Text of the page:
Can I Use Painted Plywood for Stair Risers?
By finishing stair risers made of good-quality plywood with care, you can install painted plywood instead of more expensive all-wood risers. As you face a staircase, the risers fit vertically above each stepping surface. The look of this space does affect the design of the stairs. Make sure the finishing touches on the plywood, to smooth bumps and gaps, are completed before applying paint.
High-quality plywood with a smooth surface works well. You will need to caulk all gaps after you install each riser with nails or screws. It's possible to paint most of the risers' surfaces before putting them in place. However, touching up all painted areas after risers are in place and blending in caulking smoothly will ensure a professional looking job.
Thicker plywood works best. Use 3/4-inch plywood, for example, for a sturdy surface on the back of every step. Thin plywood sheeting that is only 1/4-inch thick may warp over the years.
Good Painting Techniques
High quality paint is critical. Don't necessarily use high gloss paint, because it will tend to show up imperfections. Use semi-gloss, however, because you can clean it more easily to remove any scuff marks from stair traffic. Apply the paint to the plywood with a sponge or roller, because you don't want any brush marks showing up as you face the stairs.
Large sections of wood prevent the need for seams. You don't want any seams on risers, because the plywood will eventually shift and create a bulge, destroying the look of the surface. Even if you have to waste some plywood, cut out the risers from one piece of material. Risers are so prominent on any set of stairs that their entire surfaces will show up the moment you start to climb the stairs.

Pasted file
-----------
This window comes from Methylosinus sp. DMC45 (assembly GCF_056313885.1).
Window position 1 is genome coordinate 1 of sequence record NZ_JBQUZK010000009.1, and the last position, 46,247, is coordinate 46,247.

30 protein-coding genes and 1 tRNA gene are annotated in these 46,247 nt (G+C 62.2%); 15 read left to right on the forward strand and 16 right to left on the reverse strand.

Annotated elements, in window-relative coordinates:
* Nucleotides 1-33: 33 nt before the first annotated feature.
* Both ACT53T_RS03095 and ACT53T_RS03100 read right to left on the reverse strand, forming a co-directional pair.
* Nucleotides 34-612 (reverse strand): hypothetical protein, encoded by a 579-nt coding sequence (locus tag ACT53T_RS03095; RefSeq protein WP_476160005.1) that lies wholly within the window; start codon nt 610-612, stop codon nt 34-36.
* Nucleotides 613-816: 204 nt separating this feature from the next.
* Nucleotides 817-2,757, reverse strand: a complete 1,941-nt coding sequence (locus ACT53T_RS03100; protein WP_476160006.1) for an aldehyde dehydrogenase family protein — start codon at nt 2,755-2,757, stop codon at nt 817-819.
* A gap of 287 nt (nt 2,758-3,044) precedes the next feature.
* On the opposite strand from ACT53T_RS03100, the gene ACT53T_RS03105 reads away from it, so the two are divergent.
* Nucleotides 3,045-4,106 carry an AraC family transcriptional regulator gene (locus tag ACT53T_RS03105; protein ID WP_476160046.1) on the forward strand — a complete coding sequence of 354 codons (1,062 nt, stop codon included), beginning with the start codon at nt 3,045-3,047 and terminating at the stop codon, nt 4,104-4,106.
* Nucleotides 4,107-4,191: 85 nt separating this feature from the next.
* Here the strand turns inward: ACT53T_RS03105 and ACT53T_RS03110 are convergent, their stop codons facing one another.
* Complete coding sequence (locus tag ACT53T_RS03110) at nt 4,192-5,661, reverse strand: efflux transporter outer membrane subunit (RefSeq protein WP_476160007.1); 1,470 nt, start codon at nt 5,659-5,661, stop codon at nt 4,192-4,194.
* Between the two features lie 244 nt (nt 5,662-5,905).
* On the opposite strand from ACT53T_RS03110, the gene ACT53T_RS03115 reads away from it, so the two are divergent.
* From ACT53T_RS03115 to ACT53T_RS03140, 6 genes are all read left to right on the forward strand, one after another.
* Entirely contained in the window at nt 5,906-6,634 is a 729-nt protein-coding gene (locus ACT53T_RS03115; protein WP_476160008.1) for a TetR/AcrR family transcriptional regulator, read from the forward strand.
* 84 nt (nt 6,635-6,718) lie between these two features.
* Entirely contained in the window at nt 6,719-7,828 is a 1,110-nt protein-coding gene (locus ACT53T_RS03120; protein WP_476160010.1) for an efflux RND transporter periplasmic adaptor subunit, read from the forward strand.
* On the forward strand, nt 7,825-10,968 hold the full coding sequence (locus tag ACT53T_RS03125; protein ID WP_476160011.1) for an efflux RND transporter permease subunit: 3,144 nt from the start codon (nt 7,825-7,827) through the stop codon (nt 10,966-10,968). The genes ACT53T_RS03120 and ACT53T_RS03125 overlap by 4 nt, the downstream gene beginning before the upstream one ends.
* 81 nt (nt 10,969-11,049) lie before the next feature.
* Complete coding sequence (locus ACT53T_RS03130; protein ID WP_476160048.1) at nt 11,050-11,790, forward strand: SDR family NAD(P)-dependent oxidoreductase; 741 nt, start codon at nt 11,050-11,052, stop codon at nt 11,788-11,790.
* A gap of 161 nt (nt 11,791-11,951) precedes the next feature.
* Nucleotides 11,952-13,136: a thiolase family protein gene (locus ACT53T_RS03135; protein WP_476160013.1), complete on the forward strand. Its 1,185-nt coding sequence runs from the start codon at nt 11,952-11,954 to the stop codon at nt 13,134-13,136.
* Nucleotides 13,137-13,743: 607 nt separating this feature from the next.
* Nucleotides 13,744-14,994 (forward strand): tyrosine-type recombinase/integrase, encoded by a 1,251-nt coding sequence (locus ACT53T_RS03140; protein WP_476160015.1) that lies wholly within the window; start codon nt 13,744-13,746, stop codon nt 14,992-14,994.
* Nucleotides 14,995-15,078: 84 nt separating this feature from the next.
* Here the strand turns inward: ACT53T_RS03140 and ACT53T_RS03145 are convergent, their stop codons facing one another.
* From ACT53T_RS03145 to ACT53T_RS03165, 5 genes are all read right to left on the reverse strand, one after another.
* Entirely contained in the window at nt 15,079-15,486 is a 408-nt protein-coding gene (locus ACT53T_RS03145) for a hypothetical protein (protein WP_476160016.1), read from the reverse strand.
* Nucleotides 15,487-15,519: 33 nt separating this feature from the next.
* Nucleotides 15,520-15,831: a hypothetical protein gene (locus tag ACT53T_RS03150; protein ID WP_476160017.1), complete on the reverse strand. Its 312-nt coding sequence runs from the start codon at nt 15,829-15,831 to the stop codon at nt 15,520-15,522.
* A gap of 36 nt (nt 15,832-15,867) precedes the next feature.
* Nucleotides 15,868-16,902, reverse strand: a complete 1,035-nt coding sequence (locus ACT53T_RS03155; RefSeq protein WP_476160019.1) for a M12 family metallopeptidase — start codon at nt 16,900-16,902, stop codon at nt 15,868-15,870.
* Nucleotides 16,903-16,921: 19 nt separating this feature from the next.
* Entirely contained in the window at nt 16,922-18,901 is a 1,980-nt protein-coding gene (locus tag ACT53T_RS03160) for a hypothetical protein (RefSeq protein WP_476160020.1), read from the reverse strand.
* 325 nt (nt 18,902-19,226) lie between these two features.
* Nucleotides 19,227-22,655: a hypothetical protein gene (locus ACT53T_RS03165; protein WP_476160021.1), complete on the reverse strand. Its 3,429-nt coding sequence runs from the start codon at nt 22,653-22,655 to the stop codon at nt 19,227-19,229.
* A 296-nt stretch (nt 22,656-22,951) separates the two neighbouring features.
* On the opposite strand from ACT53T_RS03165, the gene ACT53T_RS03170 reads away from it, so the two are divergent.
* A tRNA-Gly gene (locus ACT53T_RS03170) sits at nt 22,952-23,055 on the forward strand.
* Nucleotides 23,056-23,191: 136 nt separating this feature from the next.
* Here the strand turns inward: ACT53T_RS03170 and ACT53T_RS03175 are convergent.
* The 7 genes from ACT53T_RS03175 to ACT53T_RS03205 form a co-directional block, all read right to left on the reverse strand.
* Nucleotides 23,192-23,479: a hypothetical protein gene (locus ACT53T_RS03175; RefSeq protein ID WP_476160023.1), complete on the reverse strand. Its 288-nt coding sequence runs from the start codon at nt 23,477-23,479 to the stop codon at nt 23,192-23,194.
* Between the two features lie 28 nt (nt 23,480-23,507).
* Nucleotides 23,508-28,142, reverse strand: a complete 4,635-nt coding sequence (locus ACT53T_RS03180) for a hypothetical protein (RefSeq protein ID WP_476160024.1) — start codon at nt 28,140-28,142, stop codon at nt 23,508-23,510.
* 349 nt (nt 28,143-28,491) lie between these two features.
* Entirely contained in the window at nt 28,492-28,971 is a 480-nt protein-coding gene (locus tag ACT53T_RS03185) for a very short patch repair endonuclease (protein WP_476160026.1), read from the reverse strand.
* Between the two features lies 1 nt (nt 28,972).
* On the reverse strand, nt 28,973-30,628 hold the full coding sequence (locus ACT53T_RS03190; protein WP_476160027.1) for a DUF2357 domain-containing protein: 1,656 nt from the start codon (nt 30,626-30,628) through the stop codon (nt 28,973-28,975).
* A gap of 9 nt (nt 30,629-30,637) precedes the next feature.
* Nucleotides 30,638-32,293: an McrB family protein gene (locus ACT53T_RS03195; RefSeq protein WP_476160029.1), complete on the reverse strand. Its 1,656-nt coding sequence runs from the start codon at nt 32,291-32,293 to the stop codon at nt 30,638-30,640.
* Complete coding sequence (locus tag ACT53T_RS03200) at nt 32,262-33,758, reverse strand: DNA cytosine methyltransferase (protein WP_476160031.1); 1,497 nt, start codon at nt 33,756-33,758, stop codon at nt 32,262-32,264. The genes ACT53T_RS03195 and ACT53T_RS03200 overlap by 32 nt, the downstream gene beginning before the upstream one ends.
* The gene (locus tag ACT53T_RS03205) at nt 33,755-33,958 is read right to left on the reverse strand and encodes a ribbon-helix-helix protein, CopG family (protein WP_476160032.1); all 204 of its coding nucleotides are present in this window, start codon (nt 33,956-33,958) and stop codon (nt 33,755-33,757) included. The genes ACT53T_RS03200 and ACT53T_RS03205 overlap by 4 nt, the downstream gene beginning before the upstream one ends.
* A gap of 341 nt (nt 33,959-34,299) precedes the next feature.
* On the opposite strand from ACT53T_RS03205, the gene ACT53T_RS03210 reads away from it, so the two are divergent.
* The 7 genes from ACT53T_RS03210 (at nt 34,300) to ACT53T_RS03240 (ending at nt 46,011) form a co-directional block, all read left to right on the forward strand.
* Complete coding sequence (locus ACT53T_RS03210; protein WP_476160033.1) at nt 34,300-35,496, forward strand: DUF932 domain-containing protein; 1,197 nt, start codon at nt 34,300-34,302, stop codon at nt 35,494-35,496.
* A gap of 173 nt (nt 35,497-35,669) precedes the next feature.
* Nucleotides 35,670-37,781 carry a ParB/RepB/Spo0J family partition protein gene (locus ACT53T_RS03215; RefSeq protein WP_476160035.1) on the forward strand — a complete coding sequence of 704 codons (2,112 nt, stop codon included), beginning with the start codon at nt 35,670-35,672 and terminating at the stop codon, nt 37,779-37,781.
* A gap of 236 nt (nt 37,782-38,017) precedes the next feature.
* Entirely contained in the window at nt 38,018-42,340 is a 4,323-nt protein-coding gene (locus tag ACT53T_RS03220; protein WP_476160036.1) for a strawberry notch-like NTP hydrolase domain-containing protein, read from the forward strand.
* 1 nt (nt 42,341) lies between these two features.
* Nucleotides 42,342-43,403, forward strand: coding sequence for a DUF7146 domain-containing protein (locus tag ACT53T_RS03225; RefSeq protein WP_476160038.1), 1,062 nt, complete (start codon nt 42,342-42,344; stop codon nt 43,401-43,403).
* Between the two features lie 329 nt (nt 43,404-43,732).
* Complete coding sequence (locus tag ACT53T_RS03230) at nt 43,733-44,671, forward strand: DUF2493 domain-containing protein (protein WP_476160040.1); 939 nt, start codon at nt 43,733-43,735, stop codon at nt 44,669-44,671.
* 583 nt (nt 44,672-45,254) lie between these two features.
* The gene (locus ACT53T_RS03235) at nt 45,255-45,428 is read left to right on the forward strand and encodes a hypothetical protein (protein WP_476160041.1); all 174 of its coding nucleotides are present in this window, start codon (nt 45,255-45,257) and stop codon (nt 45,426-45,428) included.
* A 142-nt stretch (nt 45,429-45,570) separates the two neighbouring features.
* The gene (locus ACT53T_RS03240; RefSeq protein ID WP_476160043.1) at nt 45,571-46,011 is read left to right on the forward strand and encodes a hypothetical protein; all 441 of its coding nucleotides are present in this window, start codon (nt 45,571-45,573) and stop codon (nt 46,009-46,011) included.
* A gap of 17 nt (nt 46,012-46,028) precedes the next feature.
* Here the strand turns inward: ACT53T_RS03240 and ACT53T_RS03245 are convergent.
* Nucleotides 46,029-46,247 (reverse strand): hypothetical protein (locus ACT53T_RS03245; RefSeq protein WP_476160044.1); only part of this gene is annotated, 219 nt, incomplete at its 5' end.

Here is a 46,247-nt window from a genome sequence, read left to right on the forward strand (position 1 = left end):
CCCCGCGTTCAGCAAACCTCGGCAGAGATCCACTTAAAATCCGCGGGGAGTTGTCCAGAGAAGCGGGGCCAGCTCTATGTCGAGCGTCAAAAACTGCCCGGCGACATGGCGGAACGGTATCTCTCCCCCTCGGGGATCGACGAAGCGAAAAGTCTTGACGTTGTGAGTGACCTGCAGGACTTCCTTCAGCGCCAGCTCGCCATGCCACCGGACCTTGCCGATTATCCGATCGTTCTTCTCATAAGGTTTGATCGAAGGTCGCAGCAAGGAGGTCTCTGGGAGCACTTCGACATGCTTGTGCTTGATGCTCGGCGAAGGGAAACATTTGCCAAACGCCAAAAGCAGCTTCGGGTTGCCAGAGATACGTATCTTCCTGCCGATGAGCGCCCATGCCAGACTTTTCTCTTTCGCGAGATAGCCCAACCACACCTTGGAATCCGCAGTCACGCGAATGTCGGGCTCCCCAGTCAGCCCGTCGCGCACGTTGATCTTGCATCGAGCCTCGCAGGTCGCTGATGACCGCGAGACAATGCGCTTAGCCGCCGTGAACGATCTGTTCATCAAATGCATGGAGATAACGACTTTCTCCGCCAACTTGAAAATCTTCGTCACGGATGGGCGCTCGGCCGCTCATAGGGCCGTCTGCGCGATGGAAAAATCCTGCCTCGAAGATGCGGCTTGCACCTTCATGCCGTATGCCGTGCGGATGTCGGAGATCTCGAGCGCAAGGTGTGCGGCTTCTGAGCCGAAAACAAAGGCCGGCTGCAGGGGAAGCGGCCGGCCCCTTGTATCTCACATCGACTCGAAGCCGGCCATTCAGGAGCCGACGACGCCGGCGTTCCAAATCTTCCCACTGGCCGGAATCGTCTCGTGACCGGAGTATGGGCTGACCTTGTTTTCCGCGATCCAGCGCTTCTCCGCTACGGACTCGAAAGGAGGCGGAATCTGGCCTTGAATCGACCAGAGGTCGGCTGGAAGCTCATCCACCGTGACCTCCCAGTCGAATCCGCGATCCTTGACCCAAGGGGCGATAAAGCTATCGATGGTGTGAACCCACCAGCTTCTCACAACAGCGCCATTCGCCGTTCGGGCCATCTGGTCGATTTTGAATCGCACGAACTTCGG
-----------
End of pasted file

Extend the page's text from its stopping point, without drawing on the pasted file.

In the future, you can add tile to the painted plywood surfaces. If the treads of the stairs are solid wood, for example, you might want to add colorful tile work to the front of risers in the future. It's easy to add glue and grout to the plywood fronts; however, you will need to sand the painted plywood to prepare the surfaces to hold the tiles.
Judi Light Hopson is a national columnist for McClatchy Newspapers. She is founder of Hopson Global Education and Training and co-author of the college textbook, Burnout to Balance: EMS Stress. She holds a degree in psychology from East Tennessee State University, and has been a professional writer for 25 years.
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